The manufacturing and processing of enhanced energetic materials include the formulation, elaboration and characterisation of pyrotechnic compositions, propellants and explosives. The research activities in the field of Nanomaterials under extreme sollicitation are conducted within the NS3E joint laboratory of ISL, the French National Research Center-CNRS and the University of Strasbourg.
- Formulating nanostructured energetic compounds
- Providing continuous crystallisation of energetic nanomaterials
- Providing ultrafine detection of traces of explosives and illegal substances
- Producing ultrafine nanodiamonds by detonation of explosives
This field covers the elaboration of massive materials by means of powder metallurgy (i.e. powder synthesis and sintering) and their characterisation – from intrinsic properties (structure, chemical composition, thermal properties) to mechanical and dynamical behaviour (e.g. tests using Hopkinson bars).
Competences focus on the making of light metals and ceramic-based materials (nanostructuration, metal or ceramic matrix composites, functionally graded and hybrid materials).
- Improving the properties of materials by using powder metallurgy and sintering procedures to adapt materials to specific needs (weight, resistance, costs etc.)
- Developing materials with enhanced ballistic protection properties
ISL has unique experience in using propellants and pyrotechnic compositions for propellant ignition to accelerate projectiles in small-to-large-caliber guns.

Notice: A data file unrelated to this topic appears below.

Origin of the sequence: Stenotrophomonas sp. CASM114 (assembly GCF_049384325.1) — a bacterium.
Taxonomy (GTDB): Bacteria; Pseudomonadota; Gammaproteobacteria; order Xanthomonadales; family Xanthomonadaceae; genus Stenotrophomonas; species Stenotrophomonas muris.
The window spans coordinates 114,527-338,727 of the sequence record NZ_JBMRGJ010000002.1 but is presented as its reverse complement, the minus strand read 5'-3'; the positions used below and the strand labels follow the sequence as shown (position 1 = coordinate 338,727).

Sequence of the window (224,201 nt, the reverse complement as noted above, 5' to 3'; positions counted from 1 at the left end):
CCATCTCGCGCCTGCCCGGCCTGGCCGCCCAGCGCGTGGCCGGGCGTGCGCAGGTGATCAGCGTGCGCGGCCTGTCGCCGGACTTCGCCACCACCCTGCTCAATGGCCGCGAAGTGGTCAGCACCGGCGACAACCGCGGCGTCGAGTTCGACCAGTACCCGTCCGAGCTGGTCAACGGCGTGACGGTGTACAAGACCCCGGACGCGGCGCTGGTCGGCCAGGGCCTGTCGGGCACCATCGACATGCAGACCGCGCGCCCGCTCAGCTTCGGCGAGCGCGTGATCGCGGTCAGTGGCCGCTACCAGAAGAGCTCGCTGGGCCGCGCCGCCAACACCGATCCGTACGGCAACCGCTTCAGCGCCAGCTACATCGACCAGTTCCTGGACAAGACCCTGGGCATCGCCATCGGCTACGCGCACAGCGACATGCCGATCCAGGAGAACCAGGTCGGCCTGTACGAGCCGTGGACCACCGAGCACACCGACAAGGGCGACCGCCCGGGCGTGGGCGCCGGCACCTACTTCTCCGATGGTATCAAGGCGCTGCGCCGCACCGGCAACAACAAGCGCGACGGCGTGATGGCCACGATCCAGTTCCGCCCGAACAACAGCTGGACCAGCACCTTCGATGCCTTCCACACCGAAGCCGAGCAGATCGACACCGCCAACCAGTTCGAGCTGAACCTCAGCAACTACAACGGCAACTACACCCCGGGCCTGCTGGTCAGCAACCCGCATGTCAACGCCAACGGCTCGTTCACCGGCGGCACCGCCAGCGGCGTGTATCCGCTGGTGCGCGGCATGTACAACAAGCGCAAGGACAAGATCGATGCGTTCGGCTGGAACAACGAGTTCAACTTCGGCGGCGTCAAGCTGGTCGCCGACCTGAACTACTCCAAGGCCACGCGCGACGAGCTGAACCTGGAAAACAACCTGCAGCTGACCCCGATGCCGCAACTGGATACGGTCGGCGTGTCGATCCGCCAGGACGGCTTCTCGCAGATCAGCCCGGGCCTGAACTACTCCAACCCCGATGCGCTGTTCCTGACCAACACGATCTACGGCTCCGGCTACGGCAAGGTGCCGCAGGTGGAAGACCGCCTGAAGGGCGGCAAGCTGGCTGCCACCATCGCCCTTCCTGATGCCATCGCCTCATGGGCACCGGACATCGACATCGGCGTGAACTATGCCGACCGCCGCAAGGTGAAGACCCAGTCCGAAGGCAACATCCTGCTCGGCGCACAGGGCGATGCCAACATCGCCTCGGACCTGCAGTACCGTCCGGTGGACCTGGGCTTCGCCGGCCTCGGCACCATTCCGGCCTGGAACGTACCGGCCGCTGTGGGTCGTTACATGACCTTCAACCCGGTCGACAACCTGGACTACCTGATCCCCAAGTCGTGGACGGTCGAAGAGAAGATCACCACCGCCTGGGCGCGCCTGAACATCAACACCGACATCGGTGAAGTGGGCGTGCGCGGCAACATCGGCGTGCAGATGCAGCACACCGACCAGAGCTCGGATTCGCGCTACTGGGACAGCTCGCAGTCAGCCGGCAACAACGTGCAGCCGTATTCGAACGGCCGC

The basic scientific issue is to understand the physical mechanisms occurring during the initiation phase and the combustion phase of a propellant and their complex mutual interaction.
- Studying the mechanisms which determine the insensitivity and initiation velocity of energetic materials
- Designing systems for improved ignition and combustion of propellants (plasma ignition nanothermites)
- Interior ballistics
Pyrotechnic and explosive devices are investigated for a wide range of applications. Basic and applied research activities cover the formulation and structural design of explosives, sensitivity analysis, physics of combustion, deflagration and detonation as well as the effects of shock waves on inert materials.
The main topics of interest at ISL include opto-pyrotechnic technology for fuzing systems, impulse thrusters for guided ammunition as well as very insensitive explosives (e.g. patented VRDX : very insensitive RDX).
- Reducing the sensitivity of explosives by controlling their microstructure
- Developing pyrotechnic fusing systems for space and defense applications